The Justice Department’s motion to dismiss the ACLU’s lawsuit in the Anwar al-Awlaki case confirms, once again, that when it comes to civil liberties, the Obama administration is no different from the Bush administration, and in fact is arguably much worse.
The al-Awlaki case involves President Obama’s order authorizing his military and paramilitary forces (i.e., the CIA) to assassinate al-Awlaki, an American citizen. The proposed assassination is being justified under the Bush-Obama “war on terrorism.”
No warrants. No grand jury indictments. No jury trials. No due process of law. Simply, assassination.
The assassination power now being wielded against al-Awlaki isn’t limited to him. The U.S. military and the CIA can now assassinate any American they want. All they need is the president’s authorization; and, according to him, he doesn’t have to answer to anyone, including Congress and the courts.
Moreover, this omnipotent power to take out Americans is not limited to Americans living overseas, as al-Awlaki is doing. Remember the point that Bush made, which Obama has enthusiastically embraced: that the entire world, including the United States, is the battlefield in the perpetual, worldwide “war on terrorism” that the U.S. Empire is waging.
That means that the president now has the power to label any American he wants right here in the United States as a terrorist and issue the order to his forces: “Take him out, now, with bullets, bombs, or drones.”
Does Obama need congressional authority before he assassinates Americans? Nope. The notion is that, like Bush, he’s engaged in a real war, just like World War I or World War II and, therefore, he has the authority to kill Americans who, he claims, are supposedly fighting on the other side.
There’s at least one big problem, however, with the Bush-Obama formulation of their “war on terrorism”: Terrorism is a federal crime. It’s on the books as a federal crime. It’s listed in the U.S. Code as a federal crime.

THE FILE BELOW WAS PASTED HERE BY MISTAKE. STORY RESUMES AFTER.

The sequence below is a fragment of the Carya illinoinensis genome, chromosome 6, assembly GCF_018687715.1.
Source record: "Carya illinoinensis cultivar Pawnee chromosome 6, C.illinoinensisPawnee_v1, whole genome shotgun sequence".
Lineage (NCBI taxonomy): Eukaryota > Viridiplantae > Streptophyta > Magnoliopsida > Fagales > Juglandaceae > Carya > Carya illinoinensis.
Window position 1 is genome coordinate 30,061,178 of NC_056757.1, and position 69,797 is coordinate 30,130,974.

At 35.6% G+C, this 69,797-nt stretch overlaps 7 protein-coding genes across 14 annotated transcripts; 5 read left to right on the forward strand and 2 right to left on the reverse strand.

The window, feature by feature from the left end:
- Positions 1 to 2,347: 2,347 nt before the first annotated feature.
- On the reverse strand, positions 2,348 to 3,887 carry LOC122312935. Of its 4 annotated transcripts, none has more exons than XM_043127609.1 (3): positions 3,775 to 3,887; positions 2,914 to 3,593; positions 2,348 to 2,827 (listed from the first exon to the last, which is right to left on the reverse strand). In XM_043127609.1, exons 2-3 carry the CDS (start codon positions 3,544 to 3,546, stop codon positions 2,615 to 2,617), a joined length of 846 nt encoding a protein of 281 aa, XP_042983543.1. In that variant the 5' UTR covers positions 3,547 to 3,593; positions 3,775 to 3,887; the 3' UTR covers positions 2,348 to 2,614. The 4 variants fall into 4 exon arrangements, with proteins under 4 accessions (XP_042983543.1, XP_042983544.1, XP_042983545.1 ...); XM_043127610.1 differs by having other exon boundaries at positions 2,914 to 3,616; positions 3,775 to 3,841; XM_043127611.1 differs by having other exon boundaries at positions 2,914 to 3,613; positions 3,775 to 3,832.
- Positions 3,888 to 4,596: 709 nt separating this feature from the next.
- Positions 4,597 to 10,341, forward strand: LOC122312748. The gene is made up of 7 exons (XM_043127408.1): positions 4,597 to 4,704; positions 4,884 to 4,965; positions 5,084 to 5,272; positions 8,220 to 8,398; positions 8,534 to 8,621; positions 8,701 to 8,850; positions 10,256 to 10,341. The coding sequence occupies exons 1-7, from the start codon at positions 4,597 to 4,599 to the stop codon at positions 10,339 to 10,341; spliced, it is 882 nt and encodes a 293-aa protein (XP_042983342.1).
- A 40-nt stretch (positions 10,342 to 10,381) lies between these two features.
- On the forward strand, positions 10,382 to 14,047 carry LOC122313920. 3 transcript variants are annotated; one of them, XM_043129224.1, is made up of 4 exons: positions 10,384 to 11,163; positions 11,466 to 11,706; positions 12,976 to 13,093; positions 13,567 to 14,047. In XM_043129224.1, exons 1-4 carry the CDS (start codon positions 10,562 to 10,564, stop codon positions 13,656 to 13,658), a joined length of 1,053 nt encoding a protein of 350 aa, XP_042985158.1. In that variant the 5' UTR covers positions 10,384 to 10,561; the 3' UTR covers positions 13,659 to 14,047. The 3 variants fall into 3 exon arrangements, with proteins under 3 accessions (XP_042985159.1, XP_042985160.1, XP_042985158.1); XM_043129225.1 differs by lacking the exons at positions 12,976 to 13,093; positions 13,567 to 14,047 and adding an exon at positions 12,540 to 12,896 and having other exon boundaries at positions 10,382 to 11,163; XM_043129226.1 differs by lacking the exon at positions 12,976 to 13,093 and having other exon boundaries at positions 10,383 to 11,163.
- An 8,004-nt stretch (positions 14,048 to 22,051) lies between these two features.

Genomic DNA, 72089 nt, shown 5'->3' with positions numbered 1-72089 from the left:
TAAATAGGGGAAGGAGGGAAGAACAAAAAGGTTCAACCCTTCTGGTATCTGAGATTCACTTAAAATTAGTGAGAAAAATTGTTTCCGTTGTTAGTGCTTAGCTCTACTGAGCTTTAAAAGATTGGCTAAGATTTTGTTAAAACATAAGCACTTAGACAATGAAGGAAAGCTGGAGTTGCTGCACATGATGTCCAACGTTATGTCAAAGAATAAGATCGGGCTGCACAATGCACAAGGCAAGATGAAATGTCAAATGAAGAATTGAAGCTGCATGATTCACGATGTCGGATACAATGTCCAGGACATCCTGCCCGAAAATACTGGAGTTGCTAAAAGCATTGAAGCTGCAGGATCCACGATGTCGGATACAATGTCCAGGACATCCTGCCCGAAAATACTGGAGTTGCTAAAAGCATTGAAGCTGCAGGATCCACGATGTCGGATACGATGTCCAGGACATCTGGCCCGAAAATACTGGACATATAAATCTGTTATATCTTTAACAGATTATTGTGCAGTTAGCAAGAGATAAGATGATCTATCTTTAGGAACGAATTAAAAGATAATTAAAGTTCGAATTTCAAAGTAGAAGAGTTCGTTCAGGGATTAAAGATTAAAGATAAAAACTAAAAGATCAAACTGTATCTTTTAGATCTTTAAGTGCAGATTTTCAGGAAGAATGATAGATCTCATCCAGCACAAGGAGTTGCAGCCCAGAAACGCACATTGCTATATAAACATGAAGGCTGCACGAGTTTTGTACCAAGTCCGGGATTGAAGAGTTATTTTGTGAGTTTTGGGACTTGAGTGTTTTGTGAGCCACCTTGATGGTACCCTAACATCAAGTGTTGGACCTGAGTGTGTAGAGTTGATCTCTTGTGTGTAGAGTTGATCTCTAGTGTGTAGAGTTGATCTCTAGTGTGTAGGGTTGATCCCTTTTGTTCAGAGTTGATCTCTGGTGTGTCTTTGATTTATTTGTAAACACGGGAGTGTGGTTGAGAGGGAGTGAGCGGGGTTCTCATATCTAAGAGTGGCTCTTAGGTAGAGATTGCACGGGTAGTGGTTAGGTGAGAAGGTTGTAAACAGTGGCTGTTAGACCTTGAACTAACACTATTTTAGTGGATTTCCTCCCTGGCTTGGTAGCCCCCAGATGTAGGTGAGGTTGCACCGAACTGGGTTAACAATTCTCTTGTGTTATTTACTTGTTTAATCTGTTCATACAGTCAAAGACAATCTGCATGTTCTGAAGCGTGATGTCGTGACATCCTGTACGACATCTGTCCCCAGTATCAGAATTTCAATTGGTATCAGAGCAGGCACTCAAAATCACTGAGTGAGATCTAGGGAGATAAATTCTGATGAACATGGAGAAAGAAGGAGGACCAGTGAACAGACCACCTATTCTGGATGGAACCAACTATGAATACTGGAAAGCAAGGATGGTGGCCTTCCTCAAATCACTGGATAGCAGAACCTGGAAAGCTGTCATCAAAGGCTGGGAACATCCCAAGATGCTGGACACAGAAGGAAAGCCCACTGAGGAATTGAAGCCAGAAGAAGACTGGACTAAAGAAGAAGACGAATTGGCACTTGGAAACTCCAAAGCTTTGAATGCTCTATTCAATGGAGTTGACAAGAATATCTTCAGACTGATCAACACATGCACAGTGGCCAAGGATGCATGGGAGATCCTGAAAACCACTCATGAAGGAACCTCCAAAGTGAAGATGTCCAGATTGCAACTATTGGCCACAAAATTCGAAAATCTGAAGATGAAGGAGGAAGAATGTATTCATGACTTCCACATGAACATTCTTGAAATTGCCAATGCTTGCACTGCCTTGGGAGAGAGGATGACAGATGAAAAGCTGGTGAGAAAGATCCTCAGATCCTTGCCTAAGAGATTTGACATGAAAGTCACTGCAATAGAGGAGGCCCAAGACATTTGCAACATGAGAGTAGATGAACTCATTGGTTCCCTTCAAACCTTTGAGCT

Thus, it’s not surprising that dozens of terrorism cases have been brought in the federal courts. Why wouldn’t they be? Since the U.S. Code, which defines federal criminal offenses, lists terrorism among the many federal crimes, it stands to reason that suspected terrorists are brought to court to face federal terrorism charges.
As I have long pointed out, however, what the Bush administration did after 9/11 is simply announce that federal officials now had the option of treating terrorism as either a federal crime or as an act of war, whichever way they want to go.
As I have also long pointed out, not only does the Constitution not permit such an option to be exercised, it would be difficult to find a better example of a violation of the rule of law and equal treatment under law than that. Either terrorism is a crime (which it is) or it’s an act of war (which it is not). To permit U.S. officials to choose one way or the other is the epitome of arbitrary, discretionary, ad hoc, totalitarian power.
Does an American have the right to secure judicial review to prevent his assassination? Not according to Barack Obama.
The ACLU sued on behalf of al-Awlaki’s father seeking a federal court injunction against the assassination. Barack Obama ordered his Justice Department to seek an immediate dismissal of the suit.
His justification? The “state secrets doctrine,” a doctrine found nowhere in the Constitution. Obama is arguing that to permit the suit to continue would mean that people would learn the details of his assassination program and the standards by which Americans and others are targeted for assassination. That would jeopardize national security, says Obama.
So there you have it. We now live in a country in which the military and the CIA can now assassinate Americans, on authorization of the president, who doesn’t have to explain to anyone the standards for such assassinations.
That’s what now passes for a “free” country — the omnipotent, non-reviewable power of the ruler and his military and paramilitary forces to assassinate their own people.
Exactly who are the masters and who are the servants in such a society?
Jacob Hornberger is founder and president of The Future of Freedom Foundation